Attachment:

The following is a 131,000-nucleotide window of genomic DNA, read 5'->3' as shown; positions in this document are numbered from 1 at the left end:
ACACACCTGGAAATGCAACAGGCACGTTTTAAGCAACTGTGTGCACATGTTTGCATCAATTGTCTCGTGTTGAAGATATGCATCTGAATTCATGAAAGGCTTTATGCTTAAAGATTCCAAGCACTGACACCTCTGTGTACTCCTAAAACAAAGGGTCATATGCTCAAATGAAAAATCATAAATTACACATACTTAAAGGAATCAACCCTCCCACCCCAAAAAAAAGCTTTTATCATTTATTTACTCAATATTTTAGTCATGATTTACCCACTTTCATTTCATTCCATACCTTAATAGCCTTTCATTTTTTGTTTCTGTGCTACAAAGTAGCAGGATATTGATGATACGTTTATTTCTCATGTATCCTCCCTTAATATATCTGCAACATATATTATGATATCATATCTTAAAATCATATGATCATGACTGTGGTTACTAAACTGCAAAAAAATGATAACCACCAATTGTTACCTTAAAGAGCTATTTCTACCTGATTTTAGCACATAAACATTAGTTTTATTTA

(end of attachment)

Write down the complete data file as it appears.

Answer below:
The following is a 131,000-nucleotide window of genomic DNA, read 5'->3' as shown; positions in this document are numbered from 1 at the left end:
ACACACCTGGAAATGCAACAGGCACGTTTTAAGCAACTGTGTGCACATGTTTGCATCAATTGTCTCGTGTTGAAGATATGCATCTGAATTCATGAAAGGCTTTATGCTTAAAGATTCCAAGCACTGACACCTCTGTGTACTCCTAAAACAAAGGGTCATATGCTCAAATGAAAAATCATAAATTACACATACTTAAAGGAATCAACCCTCCCACCCCAAAAAAAAGCTTTTATCATTTATTTACTCAATATTTTAGTCATGATTTACCCACTTTCATTTCATTCCATACCTTAATAGCCTTTCATTTTTTGTTTCTGTGCTACAAAGTAGCAGGATATTGATGATACGTTTATTTCTCATGTATCCTCCCTTAATATATCTGCAACATATATTATGATATCATATCTTAAAATCATATGATCATGACTGTGGTTACTAAACTGCAAAAAAATGATAACCACCAATTGTTACCTTAAAGAGCTATTTCTACCTGATTTTAGCACATAAACATTAGTTTTATTTA